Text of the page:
Recently, Benji York joined Canonical’s Launchpad team. I asked him a little about himself and his work.
Matthew: What do you do on the Launchpad team?
Benji: I work on the Foundations team. Right now I’m concentrating on the web service APIs and improving the OpenID integration.
Matthew: Can we see something that you’ve worked on?
Benji: There’s not much to see yet. Most of my changes thus far have been bug fixes or purely internal.
Matthew: Where do you work?
Benji: I work from my home in Virginia, USA.
Matthew: What can you see from your office window?
Benji: Just the shrubs that border my lawn. Once the weather cools off a bit I want to try working from the wifi-covered park/beach near my house.
Matthew: What did you do before working at Canonical?
Benji: I worked at Zope Corporation for about 6 years, most of that time as the team lead for their main product. Before that I worked in the automotive industry, mostly writing supply chain and manufacturing software.
Matthew: How did you get into free software?
Benji: I think the first piece of open source software I used to any degree was Python 1.5. Since then open source software has slowly taken over almost every niche of my computing world.
Matthew: What’s more important? Principle or pragmatism?
Benji: Pragmatism. If a thing doesn’t do what it needs to do, it’s not worth much.
However, I believe that principles are there to help us be pragmatic in a scope larger than the immediate moment. It’s not pragmatic in the long term to skimp on good design or testing just to get something out the door. Any good principal is grounded in pragmatism.
Matthew: Do you/have you contribute(d) to any free software projects?
Benji: When I was in college the console (NES, SNES, Genesis, etc.) emulation scene exploded and I had a side project that let people connect console controllers to their PC. I was approached by one of the Linux input device guys about contributing some of that code. That was my first open source contribution.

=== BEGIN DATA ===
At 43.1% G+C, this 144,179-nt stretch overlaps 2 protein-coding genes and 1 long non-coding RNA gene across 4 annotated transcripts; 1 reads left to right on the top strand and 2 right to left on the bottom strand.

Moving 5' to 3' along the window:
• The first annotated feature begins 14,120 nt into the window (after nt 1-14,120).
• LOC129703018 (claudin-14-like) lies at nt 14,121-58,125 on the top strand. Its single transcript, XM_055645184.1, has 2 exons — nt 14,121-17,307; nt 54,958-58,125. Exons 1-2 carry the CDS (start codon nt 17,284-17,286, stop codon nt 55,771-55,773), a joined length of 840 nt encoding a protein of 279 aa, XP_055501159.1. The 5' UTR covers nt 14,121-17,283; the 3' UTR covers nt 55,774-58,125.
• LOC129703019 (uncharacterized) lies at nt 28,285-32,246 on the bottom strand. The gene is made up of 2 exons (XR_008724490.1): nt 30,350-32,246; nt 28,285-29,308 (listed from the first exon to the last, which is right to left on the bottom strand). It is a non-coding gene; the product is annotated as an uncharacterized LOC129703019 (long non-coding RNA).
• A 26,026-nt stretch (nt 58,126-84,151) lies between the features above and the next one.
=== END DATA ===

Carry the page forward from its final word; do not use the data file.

Since then I’ve made large and small contributions to dozens of open source projects. Most of those have been in the Zope ecosystem.
Lately I’ve put most of my open source hacking time into Manuel, a system for writing better tested documentation and better documented tests — it’s sort of a spiritual successor to Python’s doctest.
Matthew: Tell us something really cool about Launchpad that not enough people know about.
Benji: I’m sure most readers of this blog will know, but I didn’t know that the Launchpad and Bazaar integration is as nice as it is. Being able to branch from LP, make changes, mark the branch as fixing a particular bug, push the branch to LP, view the diffs online and then generate a merge proposal that will be automatically emailed to reviewers is very convenient.
Matthew: Is there anything in particular that you want to change in Launchpad?
Benji: I’m not familiar enough with LP yet to have strong feelings about changing it. Give it a few months and I’ll be plenty opinionated.